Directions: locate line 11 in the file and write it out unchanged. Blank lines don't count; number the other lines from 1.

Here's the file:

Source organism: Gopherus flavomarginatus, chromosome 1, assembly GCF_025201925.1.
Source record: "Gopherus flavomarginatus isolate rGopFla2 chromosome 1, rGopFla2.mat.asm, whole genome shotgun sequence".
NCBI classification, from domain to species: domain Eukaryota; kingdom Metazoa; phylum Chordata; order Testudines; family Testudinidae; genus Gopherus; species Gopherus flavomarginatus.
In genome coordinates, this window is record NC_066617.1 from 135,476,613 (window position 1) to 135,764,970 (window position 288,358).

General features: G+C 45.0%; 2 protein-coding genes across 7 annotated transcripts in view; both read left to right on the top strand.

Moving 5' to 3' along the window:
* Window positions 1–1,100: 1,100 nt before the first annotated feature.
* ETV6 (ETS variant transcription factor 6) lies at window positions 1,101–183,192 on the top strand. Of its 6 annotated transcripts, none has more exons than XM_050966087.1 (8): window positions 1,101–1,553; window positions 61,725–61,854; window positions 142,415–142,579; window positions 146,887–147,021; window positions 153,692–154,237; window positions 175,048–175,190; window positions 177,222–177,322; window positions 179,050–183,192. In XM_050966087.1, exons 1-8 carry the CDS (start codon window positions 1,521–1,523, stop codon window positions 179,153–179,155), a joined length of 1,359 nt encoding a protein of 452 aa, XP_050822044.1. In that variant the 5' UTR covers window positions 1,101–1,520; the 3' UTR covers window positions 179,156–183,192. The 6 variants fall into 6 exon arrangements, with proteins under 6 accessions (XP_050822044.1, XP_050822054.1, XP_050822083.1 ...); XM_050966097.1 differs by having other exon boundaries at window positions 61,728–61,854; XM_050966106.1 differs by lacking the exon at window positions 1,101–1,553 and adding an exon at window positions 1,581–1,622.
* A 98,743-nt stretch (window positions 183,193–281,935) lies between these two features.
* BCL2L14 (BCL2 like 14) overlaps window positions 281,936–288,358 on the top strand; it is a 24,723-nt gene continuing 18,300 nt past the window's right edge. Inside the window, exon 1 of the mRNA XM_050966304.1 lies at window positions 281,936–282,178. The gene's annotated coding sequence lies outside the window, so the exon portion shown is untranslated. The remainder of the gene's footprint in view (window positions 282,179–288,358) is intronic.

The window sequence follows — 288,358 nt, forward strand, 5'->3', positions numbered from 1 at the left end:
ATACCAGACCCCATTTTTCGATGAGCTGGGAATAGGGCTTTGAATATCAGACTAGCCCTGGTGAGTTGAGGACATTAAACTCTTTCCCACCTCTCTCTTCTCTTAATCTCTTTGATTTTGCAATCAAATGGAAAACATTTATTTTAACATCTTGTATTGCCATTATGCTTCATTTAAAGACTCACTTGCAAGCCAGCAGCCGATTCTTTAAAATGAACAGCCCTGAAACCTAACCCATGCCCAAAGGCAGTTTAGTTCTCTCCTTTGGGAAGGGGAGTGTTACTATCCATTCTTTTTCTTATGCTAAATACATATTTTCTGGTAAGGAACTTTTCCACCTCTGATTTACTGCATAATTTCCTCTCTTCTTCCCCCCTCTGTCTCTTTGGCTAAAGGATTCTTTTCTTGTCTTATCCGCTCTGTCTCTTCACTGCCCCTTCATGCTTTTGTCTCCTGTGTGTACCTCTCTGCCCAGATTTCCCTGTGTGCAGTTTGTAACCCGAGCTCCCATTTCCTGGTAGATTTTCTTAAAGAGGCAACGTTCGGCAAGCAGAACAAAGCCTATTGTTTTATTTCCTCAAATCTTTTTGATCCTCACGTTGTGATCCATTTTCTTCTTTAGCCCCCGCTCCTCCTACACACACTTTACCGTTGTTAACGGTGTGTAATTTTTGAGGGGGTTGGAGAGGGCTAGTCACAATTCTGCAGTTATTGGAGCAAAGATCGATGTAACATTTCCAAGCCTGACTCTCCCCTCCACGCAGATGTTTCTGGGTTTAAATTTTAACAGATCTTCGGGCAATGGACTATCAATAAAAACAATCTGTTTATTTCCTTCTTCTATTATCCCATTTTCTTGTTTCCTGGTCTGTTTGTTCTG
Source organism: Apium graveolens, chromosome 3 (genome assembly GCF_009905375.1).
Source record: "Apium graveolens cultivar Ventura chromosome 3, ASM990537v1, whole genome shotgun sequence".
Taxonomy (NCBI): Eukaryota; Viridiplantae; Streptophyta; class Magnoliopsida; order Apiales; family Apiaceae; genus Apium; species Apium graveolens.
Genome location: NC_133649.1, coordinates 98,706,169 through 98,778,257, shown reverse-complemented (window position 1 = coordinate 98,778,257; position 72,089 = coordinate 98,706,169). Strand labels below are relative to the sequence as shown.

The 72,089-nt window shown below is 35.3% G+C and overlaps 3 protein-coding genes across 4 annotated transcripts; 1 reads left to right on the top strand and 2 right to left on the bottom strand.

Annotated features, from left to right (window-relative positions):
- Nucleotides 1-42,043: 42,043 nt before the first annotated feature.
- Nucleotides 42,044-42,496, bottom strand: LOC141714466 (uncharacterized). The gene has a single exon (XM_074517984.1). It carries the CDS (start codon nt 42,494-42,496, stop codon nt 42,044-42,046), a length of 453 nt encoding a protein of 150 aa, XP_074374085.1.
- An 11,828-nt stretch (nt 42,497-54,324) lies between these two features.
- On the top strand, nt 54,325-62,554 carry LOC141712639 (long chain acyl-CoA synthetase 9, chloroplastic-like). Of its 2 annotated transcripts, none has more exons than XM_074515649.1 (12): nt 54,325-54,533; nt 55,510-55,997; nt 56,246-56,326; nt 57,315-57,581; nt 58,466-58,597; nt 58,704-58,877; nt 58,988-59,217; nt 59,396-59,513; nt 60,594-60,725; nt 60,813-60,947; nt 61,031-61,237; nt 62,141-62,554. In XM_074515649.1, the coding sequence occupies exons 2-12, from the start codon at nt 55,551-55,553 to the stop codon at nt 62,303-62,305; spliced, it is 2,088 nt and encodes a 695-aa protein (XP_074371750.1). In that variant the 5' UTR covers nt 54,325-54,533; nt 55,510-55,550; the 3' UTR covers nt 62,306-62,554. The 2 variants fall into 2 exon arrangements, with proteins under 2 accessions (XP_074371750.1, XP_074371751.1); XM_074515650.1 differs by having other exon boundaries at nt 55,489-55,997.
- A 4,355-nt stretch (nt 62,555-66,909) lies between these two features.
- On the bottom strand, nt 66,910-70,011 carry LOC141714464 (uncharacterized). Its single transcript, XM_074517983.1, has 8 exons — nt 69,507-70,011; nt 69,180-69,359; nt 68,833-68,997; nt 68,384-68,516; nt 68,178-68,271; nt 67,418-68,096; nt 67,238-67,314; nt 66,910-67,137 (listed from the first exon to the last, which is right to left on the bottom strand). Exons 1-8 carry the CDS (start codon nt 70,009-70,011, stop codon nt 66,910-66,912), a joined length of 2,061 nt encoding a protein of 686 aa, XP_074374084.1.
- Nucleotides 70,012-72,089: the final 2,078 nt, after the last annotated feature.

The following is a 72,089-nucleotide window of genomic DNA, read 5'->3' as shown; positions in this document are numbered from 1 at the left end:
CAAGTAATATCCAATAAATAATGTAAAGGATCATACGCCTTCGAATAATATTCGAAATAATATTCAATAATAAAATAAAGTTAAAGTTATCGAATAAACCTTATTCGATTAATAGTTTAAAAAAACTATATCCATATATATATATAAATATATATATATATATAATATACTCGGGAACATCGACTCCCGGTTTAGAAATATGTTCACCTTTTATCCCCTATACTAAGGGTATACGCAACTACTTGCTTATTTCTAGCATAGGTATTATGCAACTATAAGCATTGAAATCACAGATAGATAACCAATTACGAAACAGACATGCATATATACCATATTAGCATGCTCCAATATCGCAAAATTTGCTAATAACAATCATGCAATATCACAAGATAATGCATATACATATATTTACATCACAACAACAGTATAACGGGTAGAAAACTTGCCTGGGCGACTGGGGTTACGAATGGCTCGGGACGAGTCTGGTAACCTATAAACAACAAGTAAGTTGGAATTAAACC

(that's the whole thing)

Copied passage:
The window sequence follows — 288,358 nt, forward strand, 5'->3', positions numbered from 1 at the left end: